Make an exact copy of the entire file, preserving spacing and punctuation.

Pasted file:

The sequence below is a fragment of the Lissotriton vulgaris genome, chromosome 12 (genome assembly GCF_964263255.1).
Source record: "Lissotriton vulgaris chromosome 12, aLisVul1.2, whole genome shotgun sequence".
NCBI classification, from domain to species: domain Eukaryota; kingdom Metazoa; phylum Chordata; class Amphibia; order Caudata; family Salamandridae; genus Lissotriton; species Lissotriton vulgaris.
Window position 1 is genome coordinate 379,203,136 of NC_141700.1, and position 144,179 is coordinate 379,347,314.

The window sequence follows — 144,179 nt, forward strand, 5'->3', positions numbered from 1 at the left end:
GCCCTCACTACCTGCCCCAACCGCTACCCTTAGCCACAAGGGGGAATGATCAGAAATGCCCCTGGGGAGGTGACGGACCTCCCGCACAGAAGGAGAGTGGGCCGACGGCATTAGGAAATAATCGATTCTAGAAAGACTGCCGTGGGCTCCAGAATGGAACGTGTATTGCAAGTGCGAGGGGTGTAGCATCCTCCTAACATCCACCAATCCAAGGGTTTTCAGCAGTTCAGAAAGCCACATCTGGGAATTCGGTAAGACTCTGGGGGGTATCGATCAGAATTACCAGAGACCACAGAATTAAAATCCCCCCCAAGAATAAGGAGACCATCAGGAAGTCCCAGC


The sequence below is a fragment of the Lissotriton vulgaris genome, chromosome 12 (genome assembly GCF_964263255.1).
Source record: "Lissotriton vulgaris chromosome 12, aLisVul1.2, whole genome shotgun sequence".
NCBI classification, from domain to species: domain Eukaryota; kingdom Metazoa; phylum Chordata; class Amphibia; order Caudata; family Salamandridae; genus Lissotriton; species Lissotriton vulgaris.
Window position 1 is genome coordinate 379,203,136 of NC_141700.1, and position 144,179 is coordinate 379,347,314.

The window sequence follows — 144,179 nt, forward strand, 5'->3', positions numbered from 1 at the left end:
GCCCTCACTACCTGCCCCAACCGCTACCCTTAGCCACAAGGGGGAATGATCAGAAATGCCCCTGGGGAGGTGACGGACCTCCCGCACAGAAGGAGAGTGGGCCGACGGCATTAGGAAATAATCGATTCTAGAAAGACTGCCGTGGGCTCCAGAATGGAACGTGTATTGCAAGTGCGAGGGGTGTAGCATCCTCCTAACATCCACCAATCCAAGGGTTTTCAGCAGTTCAGAAAGCCACATCTGGGAATTCGGTAAGACTCTGGGGGGTATCGATCAGAATTACCAGAGACCACAGAATTAAAATCCCCCCCAAGAATAAGGAGACCATCAGGAAGTCCCAGC